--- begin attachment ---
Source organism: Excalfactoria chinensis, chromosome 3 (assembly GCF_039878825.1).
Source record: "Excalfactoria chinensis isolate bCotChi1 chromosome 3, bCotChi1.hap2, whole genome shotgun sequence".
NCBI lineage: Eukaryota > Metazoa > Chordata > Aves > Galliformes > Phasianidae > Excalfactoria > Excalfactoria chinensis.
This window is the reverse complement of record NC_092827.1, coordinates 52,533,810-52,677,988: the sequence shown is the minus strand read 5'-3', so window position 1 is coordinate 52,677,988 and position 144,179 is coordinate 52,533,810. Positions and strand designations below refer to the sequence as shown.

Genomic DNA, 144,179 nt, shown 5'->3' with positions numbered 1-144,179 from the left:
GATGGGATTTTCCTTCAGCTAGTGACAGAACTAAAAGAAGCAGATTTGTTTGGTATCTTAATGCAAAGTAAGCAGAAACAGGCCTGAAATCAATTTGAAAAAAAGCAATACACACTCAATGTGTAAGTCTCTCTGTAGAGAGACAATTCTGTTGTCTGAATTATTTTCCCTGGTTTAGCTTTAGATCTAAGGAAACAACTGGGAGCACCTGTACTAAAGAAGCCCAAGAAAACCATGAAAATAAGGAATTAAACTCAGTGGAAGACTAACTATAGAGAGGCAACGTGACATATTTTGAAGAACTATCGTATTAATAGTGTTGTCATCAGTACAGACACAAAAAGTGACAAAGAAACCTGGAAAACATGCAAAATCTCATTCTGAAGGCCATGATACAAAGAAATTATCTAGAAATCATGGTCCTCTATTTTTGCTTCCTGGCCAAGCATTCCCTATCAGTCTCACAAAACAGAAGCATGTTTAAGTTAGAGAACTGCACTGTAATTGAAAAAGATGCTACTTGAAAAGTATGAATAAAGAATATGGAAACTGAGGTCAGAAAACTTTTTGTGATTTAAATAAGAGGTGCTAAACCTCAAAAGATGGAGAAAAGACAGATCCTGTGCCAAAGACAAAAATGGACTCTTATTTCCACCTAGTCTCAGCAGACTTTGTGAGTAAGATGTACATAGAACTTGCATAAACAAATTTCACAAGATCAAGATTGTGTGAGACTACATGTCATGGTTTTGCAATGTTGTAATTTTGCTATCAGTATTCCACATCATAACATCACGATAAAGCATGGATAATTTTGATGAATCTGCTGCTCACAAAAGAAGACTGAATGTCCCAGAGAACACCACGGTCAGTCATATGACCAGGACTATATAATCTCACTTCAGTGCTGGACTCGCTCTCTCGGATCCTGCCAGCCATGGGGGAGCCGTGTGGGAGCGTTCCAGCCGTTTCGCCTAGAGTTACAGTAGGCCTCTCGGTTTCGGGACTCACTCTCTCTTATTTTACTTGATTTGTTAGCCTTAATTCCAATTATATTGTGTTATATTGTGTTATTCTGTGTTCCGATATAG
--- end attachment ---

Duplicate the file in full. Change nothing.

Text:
Source organism: Excalfactoria chinensis, chromosome 3 (assembly GCF_039878825.1).
Source record: "Excalfactoria chinensis isolate bCotChi1 chromosome 3, bCotChi1.hap2, whole genome shotgun sequence".
NCBI lineage: Eukaryota > Metazoa > Chordata > Aves > Galliformes > Phasianidae > Excalfactoria > Excalfactoria chinensis.
This window is the reverse complement of record NC_092827.1, coordinates 52,533,810-52,677,988: the sequence shown is the minus strand read 5'-3', so window position 1 is coordinate 52,677,988 and position 144,179 is coordinate 52,533,810. Positions and strand designations below refer to the sequence as shown.

Genomic DNA, 144,179 nt, shown 5'->3' with positions numbered 1-144,179 from the left:
GATGGGATTTTCCTTCAGCTAGTGACAGAACTAAAAGAAGCAGATTTGTTTGGTATCTTAATGCAAAGTAAGCAGAAACAGGCCTGAAATCAATTTGAAAAAAAGCAATACACACTCAATGTGTAAGTCTCTCTGTAGAGAGACAATTCTGTTGTCTGAATTATTTTCCCTGGTTTAGCTTTAGATCTAAGGAAACAACTGGGAGCACCTGTACTAAAGAAGCCCAAGAAAACCATGAAAATAAGGAATTAAACTCAGTGGAAGACTAACTATAGAGAGGCAACGTGACATATTTTGAAGAACTATCGTATTAATAGTGTTGTCATCAGTACAGACACAAAAAGTGACAAAGAAACCTGGAAAACATGCAAAATCTCATTCTGAAGGCCATGATACAAAGAAATTATCTAGAAATCATGGTCCTCTATTTTTGCTTCCTGGCCAAGCATTCCCTATCAGTCTCACAAAACAGAAGCATGTTTAAGTTAGAGAACTGCACTGTAATTGAAAAAGATGCTACTTGAAAAGTATGAATAAAGAATATGGAAACTGAGGTCAGAAAACTTTTTGTGATTTAAATAAGAGGTGCTAAACCTCAAAAGATGGAGAAAAGACAGATCCTGTGCCAAAGACAAAAATGGACTCTTATTTCCACCTAGTCTCAGCAGACTTTGTGAGTAAGATGTACATAGAACTTGCATAAACAAATTTCACAAGATCAAGATTGTGTGAGACTACATGTCATGGTTTTGCAATGTTGTAATTTTGCTATCAGTATTCCACATCATAACATCACGATAAAGCATGGATAATTTTGATGAATCTGCTGCTCACAAAAGAAGACTGAATGTCCCAGAGAACACCACGGTCAGTCATATGACCAGGACTATATAATCTCACTTCAGTGCTGGACTCGCTCTCTCGGATCCTGCCAGCCATGGGGGAGCCGTGTGGGAGCGTTCCAGCCGTTTCGCCTAGAGTTACAGTAGGCCTCTCGGTTTCGGGACTCACTCTCTCTTATTTTACTTGATTTGTTAGCCTTAATTCCAATTATATTGTGTTATATTGTGTTATTCTGTGTTCCGATATAG